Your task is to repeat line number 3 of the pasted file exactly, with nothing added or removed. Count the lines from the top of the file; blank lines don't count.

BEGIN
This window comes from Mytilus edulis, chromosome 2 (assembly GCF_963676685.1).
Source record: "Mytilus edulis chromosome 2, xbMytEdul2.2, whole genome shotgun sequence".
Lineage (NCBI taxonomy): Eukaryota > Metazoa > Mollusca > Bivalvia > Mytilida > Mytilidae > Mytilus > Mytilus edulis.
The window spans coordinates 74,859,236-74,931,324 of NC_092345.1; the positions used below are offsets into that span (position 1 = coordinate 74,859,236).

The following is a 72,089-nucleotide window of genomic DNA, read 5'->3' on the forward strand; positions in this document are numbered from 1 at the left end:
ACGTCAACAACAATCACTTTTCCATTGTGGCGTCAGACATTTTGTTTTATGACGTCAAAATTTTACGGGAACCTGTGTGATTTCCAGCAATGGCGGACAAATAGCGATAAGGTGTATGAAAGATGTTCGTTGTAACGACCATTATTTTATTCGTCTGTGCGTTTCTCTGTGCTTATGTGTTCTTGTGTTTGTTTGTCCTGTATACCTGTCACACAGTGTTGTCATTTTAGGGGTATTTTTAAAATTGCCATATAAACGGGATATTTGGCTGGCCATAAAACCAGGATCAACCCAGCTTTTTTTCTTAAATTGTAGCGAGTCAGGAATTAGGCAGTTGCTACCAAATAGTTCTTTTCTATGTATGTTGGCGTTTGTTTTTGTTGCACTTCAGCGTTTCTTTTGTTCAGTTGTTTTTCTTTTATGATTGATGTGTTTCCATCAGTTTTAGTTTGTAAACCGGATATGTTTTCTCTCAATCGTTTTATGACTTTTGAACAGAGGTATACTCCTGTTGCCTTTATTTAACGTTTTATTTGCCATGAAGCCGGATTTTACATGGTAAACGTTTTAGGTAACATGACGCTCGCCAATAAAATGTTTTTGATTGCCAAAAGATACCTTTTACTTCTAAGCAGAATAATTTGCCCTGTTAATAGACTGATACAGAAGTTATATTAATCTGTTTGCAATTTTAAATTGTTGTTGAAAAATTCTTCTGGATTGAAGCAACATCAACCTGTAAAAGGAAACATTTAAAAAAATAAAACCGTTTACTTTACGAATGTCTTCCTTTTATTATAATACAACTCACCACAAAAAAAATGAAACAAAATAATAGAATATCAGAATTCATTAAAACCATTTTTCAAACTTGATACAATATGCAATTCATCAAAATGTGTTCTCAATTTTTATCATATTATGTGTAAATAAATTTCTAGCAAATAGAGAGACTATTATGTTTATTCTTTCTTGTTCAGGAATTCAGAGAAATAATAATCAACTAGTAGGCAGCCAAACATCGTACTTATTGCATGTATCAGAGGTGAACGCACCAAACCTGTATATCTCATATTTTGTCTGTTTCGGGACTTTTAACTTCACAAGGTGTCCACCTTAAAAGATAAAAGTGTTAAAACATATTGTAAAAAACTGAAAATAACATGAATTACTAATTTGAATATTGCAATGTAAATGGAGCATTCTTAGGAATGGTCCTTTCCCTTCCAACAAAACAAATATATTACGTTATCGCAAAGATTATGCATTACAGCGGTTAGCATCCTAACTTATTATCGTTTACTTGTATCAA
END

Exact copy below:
Lineage (NCBI taxonomy): Eukaryota > Metazoa > Mollusca > Bivalvia > Mytilida > Mytilidae > Mytilus > Mytilus edulis.